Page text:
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  • Author: Adriana
  • Published: Oct 15th, 2012
  • Category: Stuff
  • Comments: 3

Daily links 10/15/2012

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Posted from Diigo. The rest of my favorite links are here.

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3 Responses to “Daily links 10/15/2012”

  1. Dave Walker
    on Oct 15th, 2012
    @ 14:19 pm

    I got wind of Midata too late, and missed the consultation deadline :-( .

    While giving people access to the raw data held about them – and indeed, in some cases giving them ownership of it – is The Right Thing to do and wholly laudable, it does have some considerable problems, unless one further step is taken.

    From an institutional perspective, an organisation suddenly needs to put authentication systems and access controls in place to support not only all its workers, but all its customers. In the context of a UK Govt department, that can mean going from having to deal with a few thousands (or tens of thousands) of staff credentials and accounts, to credentials and accounts for 60 million British subjects. The attendant propensity for things to go wrong in the user and account management cycle, goes up proportionately – and with everything online, the attack vectors get more numerous. Also, big silos of information about lots of people, are juicy targets – but more on this, below.

    There’s also the important matter of policy around the management of access to my data. Specifically, if I own my data, I not only want to have access to it, I want to have control over who else has access to it, how it is segmented so that different people get to see different subsets and elements of it, and perhaps most importantly, how those people need to authenticate themselves in order to gain their authorisation to access it.

    For example, I understand that the current proposal to open up NHS patient records will involve the records being available online with no stronger authentication required to access it, than a 4-digit PIN. Also, there are mechanisms being proposed whereby PINs can be made known to individuals’ carers; and there is no detail yet about how continued assurance of that relationship is to be achieved.

    I say that’s not good enough – but even though my patient record is mine (and the NHS will have a lesser relationship with it, as a data custodian), I don’t see a means of telling the NHS that I consider their authentication mechanism inadequate and insisting that they change it.

    However, I’m in a position to assert the principle that “possession is 9/10 of the law”, as I have a server infrastructure which I own and manage, and which is permanently online. So, I can run a Mine (or similar) on it, and when the NHS puts my patient record online, I can take a copy of it, host it according to my security requirements, and send the NHS a letter to the effect that as the owner of my patient record, I wish to terminate their data custodianship relationship with me, that I will host my patient record in future, that I require them to delete all copies of my patient record that they hold, and that they can continue to have access to my patient record using “this URL and these credentials” (and they can hold the first of these, in whatever pieces of storage where they would previously hold my patient record).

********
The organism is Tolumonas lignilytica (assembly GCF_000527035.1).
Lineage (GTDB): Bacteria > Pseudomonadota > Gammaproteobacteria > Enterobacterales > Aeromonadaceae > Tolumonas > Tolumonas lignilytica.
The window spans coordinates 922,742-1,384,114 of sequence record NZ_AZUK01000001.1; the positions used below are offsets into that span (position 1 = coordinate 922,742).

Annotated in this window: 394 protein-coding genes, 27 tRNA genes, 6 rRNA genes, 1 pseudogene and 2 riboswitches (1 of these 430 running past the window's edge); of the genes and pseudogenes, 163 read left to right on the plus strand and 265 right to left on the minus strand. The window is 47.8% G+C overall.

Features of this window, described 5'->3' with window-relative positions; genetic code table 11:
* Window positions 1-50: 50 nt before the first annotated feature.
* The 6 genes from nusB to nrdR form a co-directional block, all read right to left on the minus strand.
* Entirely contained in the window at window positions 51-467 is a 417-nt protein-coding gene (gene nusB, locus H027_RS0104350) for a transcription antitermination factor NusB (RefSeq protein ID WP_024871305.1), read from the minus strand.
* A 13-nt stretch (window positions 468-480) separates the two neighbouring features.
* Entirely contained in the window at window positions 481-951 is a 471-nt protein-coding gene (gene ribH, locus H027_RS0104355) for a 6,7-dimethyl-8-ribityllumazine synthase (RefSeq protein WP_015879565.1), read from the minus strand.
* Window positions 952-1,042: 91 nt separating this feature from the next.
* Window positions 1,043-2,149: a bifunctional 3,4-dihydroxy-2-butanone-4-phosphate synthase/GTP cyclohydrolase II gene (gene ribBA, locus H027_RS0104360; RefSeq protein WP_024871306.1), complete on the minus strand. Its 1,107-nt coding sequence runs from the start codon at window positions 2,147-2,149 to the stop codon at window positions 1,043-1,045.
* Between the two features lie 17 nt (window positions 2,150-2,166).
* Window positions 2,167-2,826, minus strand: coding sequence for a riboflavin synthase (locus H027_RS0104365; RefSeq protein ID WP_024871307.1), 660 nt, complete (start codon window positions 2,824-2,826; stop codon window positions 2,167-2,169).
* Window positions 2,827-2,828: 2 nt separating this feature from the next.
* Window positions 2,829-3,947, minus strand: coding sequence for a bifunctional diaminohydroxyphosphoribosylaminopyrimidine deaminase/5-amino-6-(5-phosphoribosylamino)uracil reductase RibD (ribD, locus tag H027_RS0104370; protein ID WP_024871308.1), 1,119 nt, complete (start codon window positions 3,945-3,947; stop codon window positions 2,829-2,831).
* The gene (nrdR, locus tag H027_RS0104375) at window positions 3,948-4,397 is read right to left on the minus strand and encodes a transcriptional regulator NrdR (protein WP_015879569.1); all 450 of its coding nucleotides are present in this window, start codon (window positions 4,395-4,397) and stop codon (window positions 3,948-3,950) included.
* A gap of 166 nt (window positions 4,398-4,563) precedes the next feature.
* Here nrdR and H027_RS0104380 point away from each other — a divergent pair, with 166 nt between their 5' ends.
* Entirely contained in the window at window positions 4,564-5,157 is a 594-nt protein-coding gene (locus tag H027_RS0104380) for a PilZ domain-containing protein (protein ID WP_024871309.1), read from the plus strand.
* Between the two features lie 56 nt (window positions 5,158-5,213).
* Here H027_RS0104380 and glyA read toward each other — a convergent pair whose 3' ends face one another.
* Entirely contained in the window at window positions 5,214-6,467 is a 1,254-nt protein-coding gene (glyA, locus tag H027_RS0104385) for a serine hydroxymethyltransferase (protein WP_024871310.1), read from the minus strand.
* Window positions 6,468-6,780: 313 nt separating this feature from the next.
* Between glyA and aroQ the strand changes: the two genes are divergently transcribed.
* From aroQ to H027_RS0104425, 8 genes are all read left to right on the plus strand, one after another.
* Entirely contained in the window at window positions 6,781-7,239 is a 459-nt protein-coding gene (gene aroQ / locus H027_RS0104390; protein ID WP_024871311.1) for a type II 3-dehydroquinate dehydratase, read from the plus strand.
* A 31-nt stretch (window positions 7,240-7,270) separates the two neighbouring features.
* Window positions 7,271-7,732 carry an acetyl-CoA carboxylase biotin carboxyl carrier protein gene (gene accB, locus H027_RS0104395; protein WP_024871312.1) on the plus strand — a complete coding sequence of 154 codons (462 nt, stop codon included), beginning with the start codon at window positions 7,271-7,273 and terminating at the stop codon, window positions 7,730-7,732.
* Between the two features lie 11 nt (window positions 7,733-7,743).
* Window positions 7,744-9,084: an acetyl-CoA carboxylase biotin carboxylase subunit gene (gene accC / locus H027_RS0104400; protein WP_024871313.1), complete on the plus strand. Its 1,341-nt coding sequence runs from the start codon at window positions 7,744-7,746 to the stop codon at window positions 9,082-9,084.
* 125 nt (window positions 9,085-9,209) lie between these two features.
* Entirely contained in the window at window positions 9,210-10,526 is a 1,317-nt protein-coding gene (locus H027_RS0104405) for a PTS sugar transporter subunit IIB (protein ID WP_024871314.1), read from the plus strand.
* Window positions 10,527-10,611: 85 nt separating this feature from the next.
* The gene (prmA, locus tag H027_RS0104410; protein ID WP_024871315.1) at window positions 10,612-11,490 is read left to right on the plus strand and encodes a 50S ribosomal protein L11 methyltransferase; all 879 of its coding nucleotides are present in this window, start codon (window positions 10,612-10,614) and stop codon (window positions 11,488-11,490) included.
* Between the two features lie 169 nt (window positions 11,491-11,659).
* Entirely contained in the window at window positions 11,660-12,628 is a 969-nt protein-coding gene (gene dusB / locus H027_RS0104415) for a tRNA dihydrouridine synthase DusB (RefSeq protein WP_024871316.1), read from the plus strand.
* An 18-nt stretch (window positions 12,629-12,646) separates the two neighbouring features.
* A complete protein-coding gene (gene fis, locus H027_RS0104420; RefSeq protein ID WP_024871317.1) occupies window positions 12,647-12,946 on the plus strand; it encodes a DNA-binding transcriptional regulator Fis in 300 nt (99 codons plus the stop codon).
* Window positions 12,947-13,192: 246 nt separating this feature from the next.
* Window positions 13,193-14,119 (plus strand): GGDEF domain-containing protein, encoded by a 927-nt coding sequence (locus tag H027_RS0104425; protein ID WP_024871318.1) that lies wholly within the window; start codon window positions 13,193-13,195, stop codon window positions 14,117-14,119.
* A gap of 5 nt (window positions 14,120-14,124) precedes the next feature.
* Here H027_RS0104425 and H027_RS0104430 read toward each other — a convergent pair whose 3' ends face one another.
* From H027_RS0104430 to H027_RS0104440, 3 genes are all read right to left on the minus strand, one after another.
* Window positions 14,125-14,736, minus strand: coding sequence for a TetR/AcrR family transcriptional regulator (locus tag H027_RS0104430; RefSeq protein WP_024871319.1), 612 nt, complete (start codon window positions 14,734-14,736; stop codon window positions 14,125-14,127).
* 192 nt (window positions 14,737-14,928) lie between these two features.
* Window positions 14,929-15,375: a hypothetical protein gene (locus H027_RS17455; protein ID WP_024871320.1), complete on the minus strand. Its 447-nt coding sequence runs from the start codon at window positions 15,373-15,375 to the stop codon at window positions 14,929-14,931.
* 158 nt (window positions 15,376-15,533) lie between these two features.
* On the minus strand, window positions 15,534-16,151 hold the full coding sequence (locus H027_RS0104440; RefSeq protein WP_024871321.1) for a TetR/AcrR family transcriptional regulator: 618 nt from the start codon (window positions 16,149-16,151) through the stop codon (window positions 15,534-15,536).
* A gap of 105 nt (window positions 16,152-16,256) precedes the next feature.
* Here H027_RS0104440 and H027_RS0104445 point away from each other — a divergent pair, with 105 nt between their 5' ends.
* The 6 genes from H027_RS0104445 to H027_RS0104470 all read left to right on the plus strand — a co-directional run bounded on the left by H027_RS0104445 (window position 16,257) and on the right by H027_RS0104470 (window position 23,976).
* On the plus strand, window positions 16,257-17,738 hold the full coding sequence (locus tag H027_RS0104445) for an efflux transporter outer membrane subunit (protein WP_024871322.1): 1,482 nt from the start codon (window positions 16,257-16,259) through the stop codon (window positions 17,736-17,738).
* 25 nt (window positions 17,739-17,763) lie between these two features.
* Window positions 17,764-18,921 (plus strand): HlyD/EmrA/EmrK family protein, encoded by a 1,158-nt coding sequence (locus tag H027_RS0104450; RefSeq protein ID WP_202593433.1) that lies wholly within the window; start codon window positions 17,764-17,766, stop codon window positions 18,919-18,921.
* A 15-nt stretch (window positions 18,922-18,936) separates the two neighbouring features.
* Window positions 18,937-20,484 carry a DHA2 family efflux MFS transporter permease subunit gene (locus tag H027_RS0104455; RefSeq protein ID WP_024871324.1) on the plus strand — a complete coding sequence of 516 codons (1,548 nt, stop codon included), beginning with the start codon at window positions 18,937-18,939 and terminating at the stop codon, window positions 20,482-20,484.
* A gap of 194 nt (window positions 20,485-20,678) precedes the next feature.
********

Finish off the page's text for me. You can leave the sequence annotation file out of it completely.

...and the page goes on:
So, my record migrates to my infrastructure – and, as others do the same thing, so the NHS’ silo of everyone’s medical information morphs intos a silo of pointers to the distributed hosting of everyone’s medical information – and maybe some access credentials. This may be considered by some, to drop the security sensitivity of the information in the silo (although it depends on the policies the individual record owners apply).

    For silos of data that some people may consider sensitive and where Midata open data principles are to apply, so the silos can be drained of data by people whose records are hosted in the silo, and who move to hosting their data themselves – and as the democratisation of the ability to run a server takes hold with IPv6 adoption and (hopefully) the removal of NAT and session-terminating proxies by telcos such that a smartphone can become a server, so barriers to doing this should go away…

  2. Dave Walker
    on Oct 15th, 2012
    @ 16:20 pm

    I’ve glossed-over issues of record integrity (which are reasonably solvable, though a bit unwieldy) and threat modelling, in the above – I’ve assumed that if I own my data, I have enlightened self-interest in looking after it properly, and the nous (if not necessarily the wherewithal, currently) to do so.

    Naturally, there’s plenty of information about me that I shouldn’t own (details of my security clearance, the points on my driving licence, etc) or curate, as I might be inclined to try to change them for my benefit – but this kind of data should be carefully kept outside the realm of the Midata initiative, anyway…

  3. Adriana
    on Oct 15th, 2012
    @ 16:36 pm

    Spot on as usual. :)

    A side note, I believe Midata project aims to ‘liberate’ only transaction data, i.e. purchase history, in raw format.

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